Boris Johnson has endured a tense showdown with MPs who are investigating whether he intentionally misled Parliament over parties held at Downing Street during the Covid lockdown.
Mr Johnson, who was prime minister at the time, this week admitted that he did mislead MPs, but has denied doing so “intentionally or recklessly”, saying he relied on advice from aides during the events at No 10 that took place between May 2020 and April 2021.
As Covid-19 swept the UK, the government laid out rules for everyone to follow, which were passed into law, in an attempt to curb its spread and reduce pressures on the NHS. But it also published guidance, including for employers, on working arrangements to reduce the risk of employees spreading the virus.
The Privileges Committee is investigating to what extent Mr Johnson would have known what government guidance and rules were in place at the time.
When later questioned in Parliament about Downing Street parties, he repeatedly said No 10 complied with both.
Video clips were played to the working group in which he told MPs no guidance was breached and he had been assured no rules were broken. The guidance and rules were followed at all times, he said in the clips from December 2021 and May 2022.
Privileges Committee chairwoman Harriet Harman said, as she opened the hearing: “When we refer to rules we mean regulations laid down by the house which have the force of law and under which fixed penalty notices were issued.
“Guidance is guidance issued by the government. For example, when Mr Johnson was talking about ‘hands, face, space’, he was referring to the guidance on social distancing when he said space.”
The committee will look at what rules and guidance were in force at the relevant time, Mr Johnson’s knowledge of them, his attendance at or knowledge of gatherings that were not socially distanced and those for which fixed penalty notices were issued, she said.
Although there is some overlap, the guidance goes into greater detail on how to carry out activities in view of the rules. The guidance did not have the force of law behind it, although employers still had legal duties under health and safety law to keep employees and others safe.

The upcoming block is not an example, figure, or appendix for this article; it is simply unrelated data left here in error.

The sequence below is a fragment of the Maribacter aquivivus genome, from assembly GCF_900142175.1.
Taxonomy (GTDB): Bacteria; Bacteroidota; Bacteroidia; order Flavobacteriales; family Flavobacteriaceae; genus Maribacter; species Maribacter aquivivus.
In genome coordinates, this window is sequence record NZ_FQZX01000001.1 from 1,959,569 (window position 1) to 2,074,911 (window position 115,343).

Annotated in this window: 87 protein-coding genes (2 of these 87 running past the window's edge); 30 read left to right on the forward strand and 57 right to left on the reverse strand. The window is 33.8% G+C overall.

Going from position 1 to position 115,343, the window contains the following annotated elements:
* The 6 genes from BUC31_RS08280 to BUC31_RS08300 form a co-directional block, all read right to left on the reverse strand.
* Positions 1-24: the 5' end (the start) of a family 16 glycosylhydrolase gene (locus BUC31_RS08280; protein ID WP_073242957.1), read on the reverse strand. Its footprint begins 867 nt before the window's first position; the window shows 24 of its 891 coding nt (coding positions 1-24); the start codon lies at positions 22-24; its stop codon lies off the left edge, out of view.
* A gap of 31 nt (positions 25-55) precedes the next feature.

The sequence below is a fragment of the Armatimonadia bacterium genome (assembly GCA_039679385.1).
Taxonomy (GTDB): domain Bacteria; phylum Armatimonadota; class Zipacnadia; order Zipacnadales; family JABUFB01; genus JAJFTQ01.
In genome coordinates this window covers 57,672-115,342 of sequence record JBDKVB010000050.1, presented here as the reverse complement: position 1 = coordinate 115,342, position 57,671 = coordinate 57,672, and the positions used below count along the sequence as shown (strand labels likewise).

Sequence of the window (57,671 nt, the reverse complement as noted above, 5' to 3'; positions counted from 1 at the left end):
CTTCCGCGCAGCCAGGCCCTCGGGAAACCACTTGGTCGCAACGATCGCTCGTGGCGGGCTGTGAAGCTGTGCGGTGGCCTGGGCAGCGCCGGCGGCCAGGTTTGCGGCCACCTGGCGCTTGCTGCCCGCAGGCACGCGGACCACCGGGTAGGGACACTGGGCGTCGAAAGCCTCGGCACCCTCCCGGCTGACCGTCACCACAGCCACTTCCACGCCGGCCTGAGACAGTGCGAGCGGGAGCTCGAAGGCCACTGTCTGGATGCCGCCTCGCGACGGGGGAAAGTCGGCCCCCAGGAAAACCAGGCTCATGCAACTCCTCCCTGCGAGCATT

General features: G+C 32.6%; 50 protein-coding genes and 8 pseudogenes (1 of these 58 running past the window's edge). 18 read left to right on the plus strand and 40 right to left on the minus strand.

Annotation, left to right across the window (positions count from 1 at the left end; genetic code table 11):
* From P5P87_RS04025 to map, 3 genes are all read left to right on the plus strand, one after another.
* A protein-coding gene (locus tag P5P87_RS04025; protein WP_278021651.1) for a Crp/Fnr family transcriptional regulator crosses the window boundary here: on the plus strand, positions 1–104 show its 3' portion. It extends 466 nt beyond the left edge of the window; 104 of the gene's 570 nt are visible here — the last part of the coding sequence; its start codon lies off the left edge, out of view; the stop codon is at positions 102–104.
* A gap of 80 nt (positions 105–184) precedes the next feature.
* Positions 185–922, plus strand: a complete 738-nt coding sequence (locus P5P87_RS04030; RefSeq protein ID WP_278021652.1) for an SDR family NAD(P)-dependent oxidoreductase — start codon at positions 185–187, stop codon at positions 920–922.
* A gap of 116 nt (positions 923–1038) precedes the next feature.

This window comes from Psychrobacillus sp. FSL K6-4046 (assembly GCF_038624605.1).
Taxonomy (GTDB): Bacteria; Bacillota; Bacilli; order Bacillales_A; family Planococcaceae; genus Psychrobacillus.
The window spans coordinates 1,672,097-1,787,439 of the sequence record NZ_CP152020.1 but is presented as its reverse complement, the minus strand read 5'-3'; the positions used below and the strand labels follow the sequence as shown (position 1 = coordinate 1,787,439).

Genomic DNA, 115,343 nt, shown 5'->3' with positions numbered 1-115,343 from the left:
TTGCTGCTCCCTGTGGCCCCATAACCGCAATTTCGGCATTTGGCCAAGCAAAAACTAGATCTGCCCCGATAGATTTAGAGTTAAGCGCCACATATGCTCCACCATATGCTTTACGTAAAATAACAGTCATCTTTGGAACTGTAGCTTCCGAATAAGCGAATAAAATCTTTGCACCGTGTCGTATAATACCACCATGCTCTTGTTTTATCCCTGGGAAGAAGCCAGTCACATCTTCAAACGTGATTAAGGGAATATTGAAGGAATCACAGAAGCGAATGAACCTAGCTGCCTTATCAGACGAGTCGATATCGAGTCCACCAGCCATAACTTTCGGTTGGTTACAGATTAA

What were the rules on gatherings?
A second national lockdown began on 5 November 2020, under which indoor gatherings of more than two people were banned.
The regulations stated: “No person may participate in a gathering which takes place in a public or private place (a) outdoors, and consists of more than six persons, (b) indoors, and consists of two or more persons.”
Exceptions included “where the gathering is essential for work purposes or for the provision of voluntary or charitable services” under regulations in force before 1 June 2020, or “reasonably necessary” for work purposes under regulations in force from 1 June 2020.
Some of the fines handed out to No 10 partygoers were for breaching this restriction.
The document of evidence gives as an example that on 14 January 2021, Mr Johnson gave a speech at a leaving gathering, involving up to 20 people, for two officials.
On that date, London and the rest of England were classified as a Tier 4 area, meaning indoor gatherings of two or more people were banned.
Photographs show Mr Johnson giving his speech, and fixed penalty notices were issued to staff for this event.
The guidance on workplaces
A government document, published on 11 May 2020 and updated on 5 November 2020, called Covid-19 secure guidance for employers, employees and the self-employed, read: “You must maintain social distancing in the workplace wherever possible.
“Where the social distancing guidelines cannot be followed in full in relation to a particular activity, businesses should consider whether that activity can be redesigned to maintain a 2m distance or 1m with risk mitigations where 2m is not viable.”
The document, prepared by the Department for Business, Energy and Industrial Strategy, which now appears to have been removed from the government’s own website, says that mitigations included reducing the number of people each person has contact with.
On meetings, it says the objective is to reduce transmission due to face-to-face meetings and maintain social distancing in meetings.
Steps that would “usually be needed” included using remote working tools to avoid in-person meetings.
It reads: “Only absolutely necessary participants should attend meetings and should maintain 2m separation throughout.
“Avoiding transmission during meetings, for example avoiding sharing pens and other objects …”
“Holding meetings outdoors or in well-ventilated rooms whenever possible.
“For areas where regular meetings take place, using floor signage to help people maintain social distancing.”
There is no suggestion in the guidelines that drinking and socialising would have been permissible.
Another document of evidence to be considered by the committee highlights a statement by the then-prime minister on 9 November 2020 in which he said neither mass testing nor vaccines progress was a substitute for the national restrictions or social distancing.